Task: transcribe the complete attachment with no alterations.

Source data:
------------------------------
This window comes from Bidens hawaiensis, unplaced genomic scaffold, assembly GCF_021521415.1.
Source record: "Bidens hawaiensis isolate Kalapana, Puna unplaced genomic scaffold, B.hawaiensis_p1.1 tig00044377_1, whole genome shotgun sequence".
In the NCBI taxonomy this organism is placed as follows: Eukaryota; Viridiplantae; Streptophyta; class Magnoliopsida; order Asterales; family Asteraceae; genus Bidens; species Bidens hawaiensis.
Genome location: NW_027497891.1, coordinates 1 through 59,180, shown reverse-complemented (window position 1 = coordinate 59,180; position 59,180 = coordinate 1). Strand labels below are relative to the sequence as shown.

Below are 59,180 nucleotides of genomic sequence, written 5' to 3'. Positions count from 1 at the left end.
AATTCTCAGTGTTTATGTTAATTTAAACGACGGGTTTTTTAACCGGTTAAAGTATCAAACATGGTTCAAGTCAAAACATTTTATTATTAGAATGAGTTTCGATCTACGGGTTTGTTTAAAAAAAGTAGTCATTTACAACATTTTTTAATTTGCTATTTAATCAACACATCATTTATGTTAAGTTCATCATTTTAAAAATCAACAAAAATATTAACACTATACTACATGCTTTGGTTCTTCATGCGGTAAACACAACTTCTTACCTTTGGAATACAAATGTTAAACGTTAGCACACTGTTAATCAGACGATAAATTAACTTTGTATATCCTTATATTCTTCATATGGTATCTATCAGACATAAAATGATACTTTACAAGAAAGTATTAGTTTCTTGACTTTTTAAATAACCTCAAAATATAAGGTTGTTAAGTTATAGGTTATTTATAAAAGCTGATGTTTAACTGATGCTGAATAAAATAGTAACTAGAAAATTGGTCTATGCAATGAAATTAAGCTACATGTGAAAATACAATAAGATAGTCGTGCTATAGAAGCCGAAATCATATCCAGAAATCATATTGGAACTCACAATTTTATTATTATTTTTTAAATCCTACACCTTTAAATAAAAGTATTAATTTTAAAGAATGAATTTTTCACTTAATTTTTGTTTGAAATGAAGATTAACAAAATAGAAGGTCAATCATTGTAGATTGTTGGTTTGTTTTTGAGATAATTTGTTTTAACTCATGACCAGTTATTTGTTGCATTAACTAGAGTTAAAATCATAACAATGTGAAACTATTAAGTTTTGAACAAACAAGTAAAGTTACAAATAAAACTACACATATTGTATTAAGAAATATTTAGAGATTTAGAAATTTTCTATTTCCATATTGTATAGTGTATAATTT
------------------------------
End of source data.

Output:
This window comes from Bidens hawaiensis, unplaced genomic scaffold, assembly GCF_021521415.1.
Source record: "Bidens hawaiensis isolate Kalapana, Puna unplaced genomic scaffold, B.hawaiensis_p1.1 tig00044377_1, whole genome shotgun sequence".
In the NCBI taxonomy this organism is placed as follows: Eukaryota; Viridiplantae; Streptophyta; class Magnoliopsida; order Asterales; family Asteraceae; genus Bidens; species Bidens hawaiensis.
Genome location: NW_027497891.1, coordinates 1 through 59,180, shown reverse-complemented (window position 1 = coordinate 59,180; position 59,180 = coordinate 1). Strand labels below are relative to the sequence as shown.

Below are 59,180 nucleotides of genomic sequence, written 5' to 3'. Positions count from 1 at the left end.
AATTCTCAGTGTTTATGTTAATTTAAACGACGGGTTTTTTAACCGGTTAAAGTATCAAACATGGTTCAAGTCAAAACATTTTATTATTAGAATGAGTTTCGATCTACGGGTTTGTTTAAAAAAAGTAGTCATTTACAACATTTTTTAATTTGCTATTTAATCAACACATCATTTATGTTAAGTTCATCATTTTAAAAATCAACAAAAATATTAACACTATACTACATGCTTTGGTTCTTCATGCGGTAAACACAACTTCTTACCTTTGGAATACAAATGTTAAACGTTAGCACACTGTTAATCAGACGATAAATTAACTTTGTATATCCTTATATTCTTCATATGGTATCTATCAGACATAAAATGATACTTTACAAGAAAGTATTAGTTTCTTGACTTTTTAAATAACCTCAAAATATAAGGTTGTTAAGTTATAGGTTATTTATAAAAGCTGATGTTTAACTGATGCTGAATAAAATAGTAACTAGAAAATTGGTCTATGCAATGAAATTAAGCTACATGTGAAAATACAATAAGATAGTCGTGCTATAGAAGCCGAAATCATATCCAGAAATCATATTGGAACTCACAATTTTATTATTATTTTTTAAATCCTACACCTTTAAATAAAAGTATTAATTTTAAAGAATGAATTTTTCACTTAATTTTTGTTTGAAATGAAGATTAACAAAATAGAAGGTCAATCATTGTAGATTGTTGGTTTGTTTTTGAGATAATTTGTTTTAACTCATGACCAGTTATTTGTTGCATTAACTAGAGTTAAAATCATAACAATGTGAAACTATTAAGTTTTGAACAAACAAGTAAAGTTACAAATAAAACTACACATATTGTATTAAGAAATATTTAGAGATTTAGAAATTTTCTATTTCCATATTGTATAGTGTATAATTT